Carolyn Slaughter is the author of ten critically acclaimed novels, but for the last twelve years she has been completely silent. She had become conscious that there was something hidden in her past that had always haunted her fiction but which she had never fully faced. This powerful memoir is the result of confronting the truth about her traumatic childhood.
Carolyn's father was in the colonial service, but he lacked power and was ashamed of his Irish origins. In private, he was capable of acts of absolute sadism. When Carolyn was small, they lived comfortably in Swaziland having left India during the Partition. But when she turned six, things changed. Her mother gave birth to another daughter and they were posted to a remote area in the Kalahari desert. Bereft of a civilized social life, her mother plunged into a deep depression and turned completely away from Carolyn. While her older sister found friends and left for boarding school, Carolyn suffered a desperate sense of abandonment and loss and turned to the landscape of the Kalahari itself for solace.
The stark fact that Carolyn was first raped by her father at the age of six is contained within the prologue and epilogue of this book. What lies in between is the story of an extraordinary childhood in Africa and a moving depiction of the complexities at the root of our relationships with mother, father, siblings. Despite its sometimes harrowing contents, it is a work of great, dangerous beauty.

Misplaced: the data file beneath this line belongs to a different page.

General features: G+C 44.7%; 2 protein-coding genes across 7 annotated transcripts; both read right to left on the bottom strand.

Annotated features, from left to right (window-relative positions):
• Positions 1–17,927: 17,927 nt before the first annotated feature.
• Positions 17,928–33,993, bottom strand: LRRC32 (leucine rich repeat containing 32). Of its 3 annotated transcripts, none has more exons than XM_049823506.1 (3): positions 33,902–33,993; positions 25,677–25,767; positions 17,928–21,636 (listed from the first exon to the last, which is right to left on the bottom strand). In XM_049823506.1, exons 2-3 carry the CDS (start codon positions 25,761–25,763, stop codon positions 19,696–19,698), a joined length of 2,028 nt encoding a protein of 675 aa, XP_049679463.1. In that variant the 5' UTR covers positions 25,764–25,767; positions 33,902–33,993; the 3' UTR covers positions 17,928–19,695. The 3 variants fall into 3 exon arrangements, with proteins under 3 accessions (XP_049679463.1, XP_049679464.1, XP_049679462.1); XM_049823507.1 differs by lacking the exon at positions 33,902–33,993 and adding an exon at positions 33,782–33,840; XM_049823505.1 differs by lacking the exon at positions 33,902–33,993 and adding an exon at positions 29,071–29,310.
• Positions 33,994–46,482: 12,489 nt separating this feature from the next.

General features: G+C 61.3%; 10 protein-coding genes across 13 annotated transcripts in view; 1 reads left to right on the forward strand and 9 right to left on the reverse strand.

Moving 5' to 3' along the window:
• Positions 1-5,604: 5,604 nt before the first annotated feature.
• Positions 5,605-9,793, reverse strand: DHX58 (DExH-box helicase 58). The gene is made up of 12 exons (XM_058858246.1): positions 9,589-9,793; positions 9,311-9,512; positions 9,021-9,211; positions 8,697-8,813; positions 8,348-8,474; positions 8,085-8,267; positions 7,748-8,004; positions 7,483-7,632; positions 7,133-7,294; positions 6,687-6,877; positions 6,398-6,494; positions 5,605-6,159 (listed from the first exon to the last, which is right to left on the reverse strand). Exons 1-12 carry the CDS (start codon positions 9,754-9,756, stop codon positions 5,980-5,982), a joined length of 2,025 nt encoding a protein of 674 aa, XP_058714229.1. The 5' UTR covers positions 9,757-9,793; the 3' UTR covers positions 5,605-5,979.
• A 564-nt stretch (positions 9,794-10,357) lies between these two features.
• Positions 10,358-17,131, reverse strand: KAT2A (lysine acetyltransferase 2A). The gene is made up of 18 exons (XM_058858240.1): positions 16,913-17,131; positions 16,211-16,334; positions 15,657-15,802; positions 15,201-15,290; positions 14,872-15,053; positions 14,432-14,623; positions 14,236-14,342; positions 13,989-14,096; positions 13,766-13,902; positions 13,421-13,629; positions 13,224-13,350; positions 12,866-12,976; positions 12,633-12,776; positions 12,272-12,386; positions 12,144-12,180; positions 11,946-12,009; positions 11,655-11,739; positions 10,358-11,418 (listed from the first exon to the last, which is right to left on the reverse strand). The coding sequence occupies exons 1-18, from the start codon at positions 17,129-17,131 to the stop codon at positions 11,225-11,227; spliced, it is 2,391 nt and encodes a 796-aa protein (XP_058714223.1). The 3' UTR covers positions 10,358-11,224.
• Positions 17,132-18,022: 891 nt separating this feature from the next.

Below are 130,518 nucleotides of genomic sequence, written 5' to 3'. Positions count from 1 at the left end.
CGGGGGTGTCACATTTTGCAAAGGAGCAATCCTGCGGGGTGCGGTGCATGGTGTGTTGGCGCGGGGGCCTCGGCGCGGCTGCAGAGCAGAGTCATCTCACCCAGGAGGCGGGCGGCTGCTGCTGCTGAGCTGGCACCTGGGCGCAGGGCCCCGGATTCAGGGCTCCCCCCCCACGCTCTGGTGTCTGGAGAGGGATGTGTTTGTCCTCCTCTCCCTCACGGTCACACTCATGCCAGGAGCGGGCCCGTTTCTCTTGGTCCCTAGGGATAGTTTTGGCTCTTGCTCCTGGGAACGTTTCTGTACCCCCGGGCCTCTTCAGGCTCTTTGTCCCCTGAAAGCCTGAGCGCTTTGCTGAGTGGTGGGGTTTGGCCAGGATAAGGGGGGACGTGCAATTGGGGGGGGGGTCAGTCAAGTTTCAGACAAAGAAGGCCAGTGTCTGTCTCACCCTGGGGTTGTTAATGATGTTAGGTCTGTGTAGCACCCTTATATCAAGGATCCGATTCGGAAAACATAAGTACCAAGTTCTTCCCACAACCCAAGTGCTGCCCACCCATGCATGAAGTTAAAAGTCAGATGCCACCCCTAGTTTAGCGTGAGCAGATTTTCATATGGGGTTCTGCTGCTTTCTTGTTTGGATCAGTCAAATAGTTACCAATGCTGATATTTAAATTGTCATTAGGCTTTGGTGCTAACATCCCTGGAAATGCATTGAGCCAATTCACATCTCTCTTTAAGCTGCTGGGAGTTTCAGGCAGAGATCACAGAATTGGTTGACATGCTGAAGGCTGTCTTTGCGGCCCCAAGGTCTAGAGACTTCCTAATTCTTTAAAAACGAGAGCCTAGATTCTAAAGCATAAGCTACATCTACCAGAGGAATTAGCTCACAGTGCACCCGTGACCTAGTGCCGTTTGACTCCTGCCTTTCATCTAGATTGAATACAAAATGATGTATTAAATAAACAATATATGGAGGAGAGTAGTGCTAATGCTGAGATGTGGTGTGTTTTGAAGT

What we need, wrote Franz Kafka, are books that affect us like some grievous misfortune, like the death of one whom we loved more than ourselves. Carolyn Slaughter's Before the Knife is such a book ... Slaughter's bravery has resulted in a book so searing and powerful that words cannot easily do it justice. It must, simply, be read.
Hypnotic... deeply moving and disturbing... For those willing to brave the dark without a candle, illumination lies ahead.
Painful, tragic family saga... a brave book, beautifully written and full of vivid imagery...I read it at a breathless sitting.
Shows the tragic and lasting consequences of a childhood blighted by fear and hate...writes with lyrical imprecision about the primal innocence and beauty of the Arfican way of life.
Her language is powerful, visceral... she forcefully conveys that jittery, powerful, intoxicating thing - that thing of Africa, that thing that, once you love it, you don't escape.